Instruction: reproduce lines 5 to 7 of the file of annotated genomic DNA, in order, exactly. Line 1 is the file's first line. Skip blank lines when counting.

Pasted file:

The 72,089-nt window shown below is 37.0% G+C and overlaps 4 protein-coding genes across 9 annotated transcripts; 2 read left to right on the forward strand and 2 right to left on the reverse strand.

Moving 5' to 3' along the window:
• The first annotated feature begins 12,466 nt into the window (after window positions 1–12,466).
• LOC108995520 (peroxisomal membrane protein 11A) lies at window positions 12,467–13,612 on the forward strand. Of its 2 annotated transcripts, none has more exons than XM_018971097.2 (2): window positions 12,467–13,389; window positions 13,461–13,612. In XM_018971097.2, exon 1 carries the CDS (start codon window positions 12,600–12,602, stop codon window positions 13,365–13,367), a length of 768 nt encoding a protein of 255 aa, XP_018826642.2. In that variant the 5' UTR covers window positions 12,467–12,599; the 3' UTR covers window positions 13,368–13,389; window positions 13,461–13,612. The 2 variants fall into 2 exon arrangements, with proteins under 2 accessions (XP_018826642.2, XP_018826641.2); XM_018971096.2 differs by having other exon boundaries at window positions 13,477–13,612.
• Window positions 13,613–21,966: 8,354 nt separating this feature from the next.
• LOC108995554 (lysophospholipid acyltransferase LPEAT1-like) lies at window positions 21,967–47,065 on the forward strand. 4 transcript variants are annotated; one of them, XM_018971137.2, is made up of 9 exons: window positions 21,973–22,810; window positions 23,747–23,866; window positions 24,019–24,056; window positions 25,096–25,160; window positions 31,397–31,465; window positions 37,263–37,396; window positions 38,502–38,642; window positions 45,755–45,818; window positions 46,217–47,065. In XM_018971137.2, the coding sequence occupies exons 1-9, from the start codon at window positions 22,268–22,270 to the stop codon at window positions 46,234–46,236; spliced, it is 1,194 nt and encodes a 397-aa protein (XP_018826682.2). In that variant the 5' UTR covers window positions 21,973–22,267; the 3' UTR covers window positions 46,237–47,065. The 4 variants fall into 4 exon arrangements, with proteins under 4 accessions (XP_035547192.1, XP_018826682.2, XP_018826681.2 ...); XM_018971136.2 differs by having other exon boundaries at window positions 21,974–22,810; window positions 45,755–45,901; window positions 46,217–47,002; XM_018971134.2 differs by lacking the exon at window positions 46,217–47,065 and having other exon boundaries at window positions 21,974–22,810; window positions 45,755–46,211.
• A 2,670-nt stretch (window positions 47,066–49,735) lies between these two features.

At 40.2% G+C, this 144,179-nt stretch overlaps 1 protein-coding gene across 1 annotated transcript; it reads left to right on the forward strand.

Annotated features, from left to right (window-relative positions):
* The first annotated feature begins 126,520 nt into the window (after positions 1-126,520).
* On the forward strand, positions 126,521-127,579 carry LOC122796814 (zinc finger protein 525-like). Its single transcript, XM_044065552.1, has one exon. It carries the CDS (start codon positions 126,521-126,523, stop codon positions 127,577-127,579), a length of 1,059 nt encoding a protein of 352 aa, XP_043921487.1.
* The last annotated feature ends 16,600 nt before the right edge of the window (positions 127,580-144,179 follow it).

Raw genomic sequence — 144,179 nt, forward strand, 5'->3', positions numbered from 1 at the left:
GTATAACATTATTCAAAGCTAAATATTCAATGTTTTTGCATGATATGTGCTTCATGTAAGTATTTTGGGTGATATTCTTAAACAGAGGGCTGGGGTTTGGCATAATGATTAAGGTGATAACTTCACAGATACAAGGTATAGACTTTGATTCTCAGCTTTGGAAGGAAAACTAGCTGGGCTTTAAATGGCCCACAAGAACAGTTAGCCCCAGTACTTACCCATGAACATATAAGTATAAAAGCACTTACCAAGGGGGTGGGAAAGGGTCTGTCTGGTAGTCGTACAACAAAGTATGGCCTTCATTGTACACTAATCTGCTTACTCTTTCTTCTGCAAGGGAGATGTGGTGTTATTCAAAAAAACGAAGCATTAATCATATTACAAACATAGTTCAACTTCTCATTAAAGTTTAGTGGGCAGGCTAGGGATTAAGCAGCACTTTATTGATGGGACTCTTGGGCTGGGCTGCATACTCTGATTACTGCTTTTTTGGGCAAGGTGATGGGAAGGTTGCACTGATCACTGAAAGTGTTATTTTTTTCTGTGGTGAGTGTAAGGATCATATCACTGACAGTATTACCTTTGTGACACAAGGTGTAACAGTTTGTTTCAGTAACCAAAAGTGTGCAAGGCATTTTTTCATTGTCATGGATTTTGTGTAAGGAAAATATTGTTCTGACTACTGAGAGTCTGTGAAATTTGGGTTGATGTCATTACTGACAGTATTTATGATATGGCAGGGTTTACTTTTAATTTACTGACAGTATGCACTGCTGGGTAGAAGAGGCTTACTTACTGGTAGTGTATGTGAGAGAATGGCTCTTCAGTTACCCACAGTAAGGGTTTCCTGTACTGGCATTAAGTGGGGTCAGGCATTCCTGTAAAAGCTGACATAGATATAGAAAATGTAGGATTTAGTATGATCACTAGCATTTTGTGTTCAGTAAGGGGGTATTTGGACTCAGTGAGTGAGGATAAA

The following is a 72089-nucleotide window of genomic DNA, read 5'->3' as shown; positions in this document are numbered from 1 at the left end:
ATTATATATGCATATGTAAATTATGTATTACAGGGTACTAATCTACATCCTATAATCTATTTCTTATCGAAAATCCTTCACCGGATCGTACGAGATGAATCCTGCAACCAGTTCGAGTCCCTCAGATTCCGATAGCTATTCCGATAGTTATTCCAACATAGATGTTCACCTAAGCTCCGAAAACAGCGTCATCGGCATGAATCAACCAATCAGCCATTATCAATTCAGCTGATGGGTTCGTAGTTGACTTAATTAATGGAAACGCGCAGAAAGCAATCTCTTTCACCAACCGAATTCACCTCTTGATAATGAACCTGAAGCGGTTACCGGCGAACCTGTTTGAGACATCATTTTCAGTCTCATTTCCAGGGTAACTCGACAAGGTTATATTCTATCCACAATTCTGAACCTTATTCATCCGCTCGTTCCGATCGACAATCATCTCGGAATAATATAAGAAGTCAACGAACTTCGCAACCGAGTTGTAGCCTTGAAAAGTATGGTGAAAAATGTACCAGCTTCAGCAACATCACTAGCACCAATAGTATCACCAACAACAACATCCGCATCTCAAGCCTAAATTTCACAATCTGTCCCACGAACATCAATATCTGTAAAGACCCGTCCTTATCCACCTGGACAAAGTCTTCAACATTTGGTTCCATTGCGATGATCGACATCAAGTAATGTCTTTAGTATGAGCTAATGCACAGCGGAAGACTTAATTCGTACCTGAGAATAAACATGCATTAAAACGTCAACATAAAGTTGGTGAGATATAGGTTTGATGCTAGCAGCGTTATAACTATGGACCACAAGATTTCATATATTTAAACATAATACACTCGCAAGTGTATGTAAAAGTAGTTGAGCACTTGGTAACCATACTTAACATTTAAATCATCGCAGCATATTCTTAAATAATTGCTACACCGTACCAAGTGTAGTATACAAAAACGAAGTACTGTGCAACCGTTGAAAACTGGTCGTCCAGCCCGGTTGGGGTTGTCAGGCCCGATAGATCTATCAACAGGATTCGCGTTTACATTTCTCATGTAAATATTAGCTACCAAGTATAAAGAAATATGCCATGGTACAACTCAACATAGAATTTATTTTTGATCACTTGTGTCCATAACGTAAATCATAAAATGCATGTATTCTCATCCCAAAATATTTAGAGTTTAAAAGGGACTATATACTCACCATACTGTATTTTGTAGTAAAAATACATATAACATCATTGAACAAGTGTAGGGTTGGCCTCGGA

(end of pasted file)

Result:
• Window positions 13,613–21,966: 8,354 nt separating this feature from the next.
• LOC108995554 (lysophospholipid acyltransferase LPEAT1-like) lies at window positions 21,967–47,065 on the forward strand. 4 transcript variants are annotated; one of them, XM_018971137.2, is made up of 9 exons: window positions 21,973–22,810; window positions 23,747–23,866; window positions 24,019–24,056; window positions 25,096–25,160; window positions 31,397–31,465; window positions 37,263–37,396; window positions 38,502–38,642; window positions 45,755–45,818; window positions 46,217–47,065. In XM_018971137.2, the coding sequence occupies exons 1-9, from the start codon at window positions 22,268–22,270 to the stop codon at window positions 46,234–46,236; spliced, it is 1,194 nt and encodes a 397-aa protein (XP_018826682.2). In that variant the 5' UTR covers window positions 21,973–22,267; the 3' UTR covers window positions 46,237–47,065. The 4 variants fall into 4 exon arrangements, with proteins under 4 accessions (XP_035547192.1, XP_018826682.2, XP_018826681.2 ...); XM_018971136.2 differs by having other exon boundaries at window positions 21,974–22,810; window positions 45,755–45,901; window positions 46,217–47,002; XM_018971134.2 differs by lacking the exon at window positions 46,217–47,065 and having other exon boundaries at window positions 21,974–22,810; window positions 45,755–46,211.
• A 2,670-nt stretch (window positions 47,066–49,735) lies between these two features.